So much so that as Dr. Vinuesa acknowledges, “before the Judicial Investigation made its findings public, an article reviewed by international experts was published that contained a registry of 74 people with variants in the CALM genes, including young children who had died. suddenly during periods of sleep A girl who died at age four and her brother, who suffered cardiac arrest at age five, had a calmodulin mutation in the same location on the protein as Sarah and Laura had. The children had also inherited the mutation from their healthy mother.

The lead author of the study, Professor Peter Schwartz, cardiologist and one of the world authorities on genetic causes of cardiac arrhythmias and sudden death unexpectedly, he reviewed Folbigg’s case and concluded that “The CALM2 variant was the probable cause of Sarah and Laura’s deaths”.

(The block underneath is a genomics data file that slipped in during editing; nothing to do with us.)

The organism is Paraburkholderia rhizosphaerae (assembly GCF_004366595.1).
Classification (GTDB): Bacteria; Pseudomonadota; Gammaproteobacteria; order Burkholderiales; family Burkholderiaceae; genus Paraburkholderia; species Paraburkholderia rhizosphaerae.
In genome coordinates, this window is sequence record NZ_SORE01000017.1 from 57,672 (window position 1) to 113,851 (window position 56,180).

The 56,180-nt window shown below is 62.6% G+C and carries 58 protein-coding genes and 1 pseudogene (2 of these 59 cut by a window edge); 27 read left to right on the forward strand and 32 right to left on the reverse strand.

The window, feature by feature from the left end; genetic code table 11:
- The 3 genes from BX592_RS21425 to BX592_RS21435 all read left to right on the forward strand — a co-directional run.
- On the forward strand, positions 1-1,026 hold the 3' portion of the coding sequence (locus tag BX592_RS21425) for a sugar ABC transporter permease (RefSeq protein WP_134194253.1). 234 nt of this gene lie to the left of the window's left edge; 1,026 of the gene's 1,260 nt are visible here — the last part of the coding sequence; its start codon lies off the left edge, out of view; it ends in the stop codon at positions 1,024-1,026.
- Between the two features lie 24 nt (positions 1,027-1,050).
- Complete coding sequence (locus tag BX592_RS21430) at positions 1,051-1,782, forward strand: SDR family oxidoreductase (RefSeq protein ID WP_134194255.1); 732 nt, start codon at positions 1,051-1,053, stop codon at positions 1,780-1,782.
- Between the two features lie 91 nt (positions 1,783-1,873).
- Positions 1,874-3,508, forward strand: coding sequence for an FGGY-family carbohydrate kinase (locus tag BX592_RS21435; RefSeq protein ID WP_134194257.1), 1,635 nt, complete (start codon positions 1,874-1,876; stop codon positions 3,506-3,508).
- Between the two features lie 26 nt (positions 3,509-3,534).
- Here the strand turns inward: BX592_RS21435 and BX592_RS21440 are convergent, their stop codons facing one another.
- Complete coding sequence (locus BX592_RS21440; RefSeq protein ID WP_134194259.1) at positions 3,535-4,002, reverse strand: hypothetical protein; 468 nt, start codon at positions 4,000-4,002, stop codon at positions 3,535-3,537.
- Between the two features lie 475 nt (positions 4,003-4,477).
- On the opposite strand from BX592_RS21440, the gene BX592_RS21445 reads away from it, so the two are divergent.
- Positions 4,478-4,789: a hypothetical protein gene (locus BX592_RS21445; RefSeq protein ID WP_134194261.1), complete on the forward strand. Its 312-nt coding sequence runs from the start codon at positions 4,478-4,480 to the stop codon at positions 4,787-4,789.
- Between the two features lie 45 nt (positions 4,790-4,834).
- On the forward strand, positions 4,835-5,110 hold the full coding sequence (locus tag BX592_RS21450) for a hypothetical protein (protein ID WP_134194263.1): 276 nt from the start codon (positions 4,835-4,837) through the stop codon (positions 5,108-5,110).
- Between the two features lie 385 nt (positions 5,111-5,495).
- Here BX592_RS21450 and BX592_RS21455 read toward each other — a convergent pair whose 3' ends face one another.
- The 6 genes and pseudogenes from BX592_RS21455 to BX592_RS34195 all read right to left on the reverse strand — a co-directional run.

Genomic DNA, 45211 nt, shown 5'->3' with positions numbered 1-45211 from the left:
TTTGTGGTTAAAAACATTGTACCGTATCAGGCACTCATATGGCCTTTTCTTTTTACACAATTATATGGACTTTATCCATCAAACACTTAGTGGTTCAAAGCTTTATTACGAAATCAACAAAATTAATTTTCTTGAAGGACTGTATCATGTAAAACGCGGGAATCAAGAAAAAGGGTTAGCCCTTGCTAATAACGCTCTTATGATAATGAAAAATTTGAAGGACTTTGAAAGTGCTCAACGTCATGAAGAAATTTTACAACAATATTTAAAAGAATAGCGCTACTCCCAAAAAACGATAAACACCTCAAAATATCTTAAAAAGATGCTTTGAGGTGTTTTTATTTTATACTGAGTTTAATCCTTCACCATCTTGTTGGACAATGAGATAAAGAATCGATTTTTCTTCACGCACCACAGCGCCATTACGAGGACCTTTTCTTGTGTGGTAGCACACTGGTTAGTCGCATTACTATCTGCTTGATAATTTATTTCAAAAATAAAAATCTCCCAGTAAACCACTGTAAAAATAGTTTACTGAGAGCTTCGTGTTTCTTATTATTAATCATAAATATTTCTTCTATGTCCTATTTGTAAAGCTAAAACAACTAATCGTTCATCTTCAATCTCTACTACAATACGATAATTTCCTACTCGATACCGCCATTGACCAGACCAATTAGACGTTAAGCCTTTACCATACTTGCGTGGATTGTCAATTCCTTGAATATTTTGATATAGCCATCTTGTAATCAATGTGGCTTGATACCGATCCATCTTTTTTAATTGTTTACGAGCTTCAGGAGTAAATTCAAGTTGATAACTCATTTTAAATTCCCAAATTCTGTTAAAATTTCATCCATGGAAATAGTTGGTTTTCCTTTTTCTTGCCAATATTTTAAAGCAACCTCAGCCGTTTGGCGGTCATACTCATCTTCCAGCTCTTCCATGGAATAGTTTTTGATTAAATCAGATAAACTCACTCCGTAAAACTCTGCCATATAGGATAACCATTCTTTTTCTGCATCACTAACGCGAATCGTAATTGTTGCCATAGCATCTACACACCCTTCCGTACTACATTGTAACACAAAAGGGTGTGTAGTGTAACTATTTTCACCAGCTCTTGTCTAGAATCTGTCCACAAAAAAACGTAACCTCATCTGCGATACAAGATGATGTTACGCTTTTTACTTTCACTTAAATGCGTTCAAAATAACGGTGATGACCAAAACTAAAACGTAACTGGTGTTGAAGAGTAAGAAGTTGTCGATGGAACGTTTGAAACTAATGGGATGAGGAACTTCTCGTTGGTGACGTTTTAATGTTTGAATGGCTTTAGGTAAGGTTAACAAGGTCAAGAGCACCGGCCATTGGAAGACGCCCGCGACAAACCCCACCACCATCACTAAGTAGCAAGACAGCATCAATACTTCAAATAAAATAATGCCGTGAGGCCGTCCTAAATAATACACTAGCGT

In spite of everything, the investigation and the study were rejected by the Australian justice system and they again alluded to the existence of the diary and the incriminating interpretation that the police authorities made in the sentence written by his mother: «I feel like the worst mother of this land. Scared he’s leaving me now like Sarah did. She knew he was short-tempered and cruel at times to her, and she left. With a little help. I am my father’s daughter.

Adding the phrase that he also left written when Patrick was about to die:

“Thanks god. He has saved her from the fate of her brothers. I think she was warned.

The advancement of science